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A typical hitchhiker’s gesture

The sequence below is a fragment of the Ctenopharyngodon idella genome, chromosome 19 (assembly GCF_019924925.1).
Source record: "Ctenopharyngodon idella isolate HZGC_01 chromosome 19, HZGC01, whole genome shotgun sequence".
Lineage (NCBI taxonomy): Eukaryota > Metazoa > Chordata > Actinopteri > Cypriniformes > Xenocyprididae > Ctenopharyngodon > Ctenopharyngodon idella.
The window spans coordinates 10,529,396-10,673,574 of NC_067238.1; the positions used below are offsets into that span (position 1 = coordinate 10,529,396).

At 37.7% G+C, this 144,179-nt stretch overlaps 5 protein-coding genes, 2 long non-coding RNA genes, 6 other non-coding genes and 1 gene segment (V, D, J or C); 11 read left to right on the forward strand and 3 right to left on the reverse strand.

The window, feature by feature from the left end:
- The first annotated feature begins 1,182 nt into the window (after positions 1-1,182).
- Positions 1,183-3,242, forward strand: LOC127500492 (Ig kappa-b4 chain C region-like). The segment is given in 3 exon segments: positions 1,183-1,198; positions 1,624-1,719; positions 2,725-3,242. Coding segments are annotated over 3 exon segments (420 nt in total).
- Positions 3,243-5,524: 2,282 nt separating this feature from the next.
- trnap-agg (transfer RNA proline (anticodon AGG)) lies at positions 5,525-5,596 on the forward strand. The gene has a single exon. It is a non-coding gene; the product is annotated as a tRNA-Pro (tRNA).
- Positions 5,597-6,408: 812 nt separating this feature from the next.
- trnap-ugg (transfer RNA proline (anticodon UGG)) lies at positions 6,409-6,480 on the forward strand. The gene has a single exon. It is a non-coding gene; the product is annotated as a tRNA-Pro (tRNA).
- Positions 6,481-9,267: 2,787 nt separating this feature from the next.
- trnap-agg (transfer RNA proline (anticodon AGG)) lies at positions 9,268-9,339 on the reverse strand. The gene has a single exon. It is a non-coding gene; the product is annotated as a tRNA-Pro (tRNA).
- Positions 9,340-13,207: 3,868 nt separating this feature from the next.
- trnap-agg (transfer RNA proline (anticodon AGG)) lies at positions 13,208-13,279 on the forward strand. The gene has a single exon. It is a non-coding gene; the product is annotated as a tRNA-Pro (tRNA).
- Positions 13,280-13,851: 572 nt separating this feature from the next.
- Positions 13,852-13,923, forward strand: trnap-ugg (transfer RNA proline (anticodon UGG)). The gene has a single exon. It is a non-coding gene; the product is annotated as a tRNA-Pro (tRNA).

The hand signals hitchhikers use to signal to drivers that they need a ride differ around the world. Indicators can be physical gestures or displays including written signs. In North America, the United Kingdom and in most of Europe, most hitchhikers stand with their back facing the direction of travel facing oncoming vehicles. The hitchhiker typically extends the arm towards the road with the thumb of the closed hand pointing upward or in the direction of vehicle travel. In some African countries, the hitchhiker’s hand is held with the palm facing upwards. In other parts of the world, such as Australia, it is more common to use the index finger to point at the road. In 1971, during the Vietnam War, drivers invented methods to communicate various messages to hitchhikers (frequently soldiers in those areas of the U.S. near military bases). To indicate to a hitchhiking soldier that their vehicle has no additional space to accommodate them, a driver could indicate this by tapping on the vehicle roofs. Another common message that drivers could signal to hitchhikers—who usually sought to travel long distances, distances too far to walk in a reasonable amount of time—was that the driver’s destinations were located nearby—and of little use to the hitchhiker—by pointing at the ground for a few seconds.